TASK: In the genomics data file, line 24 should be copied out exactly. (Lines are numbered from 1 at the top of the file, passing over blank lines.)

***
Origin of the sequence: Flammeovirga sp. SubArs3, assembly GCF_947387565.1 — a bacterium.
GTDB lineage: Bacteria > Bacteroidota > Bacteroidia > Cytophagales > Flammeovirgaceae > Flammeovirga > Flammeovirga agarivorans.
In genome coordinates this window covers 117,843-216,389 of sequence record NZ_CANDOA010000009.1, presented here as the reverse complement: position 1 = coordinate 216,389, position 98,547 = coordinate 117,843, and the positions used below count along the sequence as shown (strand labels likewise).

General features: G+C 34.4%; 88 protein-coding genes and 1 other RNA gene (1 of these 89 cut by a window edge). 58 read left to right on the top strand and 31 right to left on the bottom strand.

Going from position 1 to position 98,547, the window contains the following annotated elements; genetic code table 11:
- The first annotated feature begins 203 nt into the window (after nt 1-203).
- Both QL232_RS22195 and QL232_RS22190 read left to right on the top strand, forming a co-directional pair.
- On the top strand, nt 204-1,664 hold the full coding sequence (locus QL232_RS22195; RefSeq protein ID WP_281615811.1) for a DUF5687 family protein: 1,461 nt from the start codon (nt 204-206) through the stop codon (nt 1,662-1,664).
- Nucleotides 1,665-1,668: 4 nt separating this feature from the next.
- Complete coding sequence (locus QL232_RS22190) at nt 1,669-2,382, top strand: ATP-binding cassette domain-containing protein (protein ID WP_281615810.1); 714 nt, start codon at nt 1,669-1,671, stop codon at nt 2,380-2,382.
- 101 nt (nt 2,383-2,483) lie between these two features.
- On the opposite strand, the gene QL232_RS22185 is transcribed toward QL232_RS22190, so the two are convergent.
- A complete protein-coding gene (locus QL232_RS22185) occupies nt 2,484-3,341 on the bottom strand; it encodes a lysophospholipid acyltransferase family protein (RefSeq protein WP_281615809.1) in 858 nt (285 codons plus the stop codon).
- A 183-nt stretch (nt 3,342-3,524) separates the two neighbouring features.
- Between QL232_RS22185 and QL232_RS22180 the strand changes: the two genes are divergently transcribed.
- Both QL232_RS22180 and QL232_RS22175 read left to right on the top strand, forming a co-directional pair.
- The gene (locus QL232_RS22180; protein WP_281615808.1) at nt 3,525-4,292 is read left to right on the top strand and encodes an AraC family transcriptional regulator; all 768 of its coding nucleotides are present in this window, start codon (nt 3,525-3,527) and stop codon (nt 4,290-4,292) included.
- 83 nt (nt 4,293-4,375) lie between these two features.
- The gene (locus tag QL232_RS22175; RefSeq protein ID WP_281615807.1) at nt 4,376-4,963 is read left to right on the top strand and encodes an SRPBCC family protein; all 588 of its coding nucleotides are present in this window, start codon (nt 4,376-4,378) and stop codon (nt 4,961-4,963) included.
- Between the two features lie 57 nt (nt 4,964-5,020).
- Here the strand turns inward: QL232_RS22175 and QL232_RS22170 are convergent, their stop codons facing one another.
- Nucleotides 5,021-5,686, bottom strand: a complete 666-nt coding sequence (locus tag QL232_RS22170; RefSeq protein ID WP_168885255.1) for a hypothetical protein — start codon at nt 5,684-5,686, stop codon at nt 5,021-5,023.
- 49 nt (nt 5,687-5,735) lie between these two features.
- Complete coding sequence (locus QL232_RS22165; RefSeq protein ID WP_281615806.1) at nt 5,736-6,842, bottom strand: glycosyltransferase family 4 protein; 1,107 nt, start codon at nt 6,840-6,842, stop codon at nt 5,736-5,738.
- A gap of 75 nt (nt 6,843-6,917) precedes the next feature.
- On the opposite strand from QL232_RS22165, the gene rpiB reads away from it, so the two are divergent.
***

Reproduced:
- Complete coding sequence (locus QL232_RS22165; RefSeq protein ID WP_281615806.1) at nt 5,736-6,842, bottom strand: glycosyltransferase family 4 protein; 1,107 nt, start codon at nt 6,840-6,842, stop codon at nt 5,736-5,738.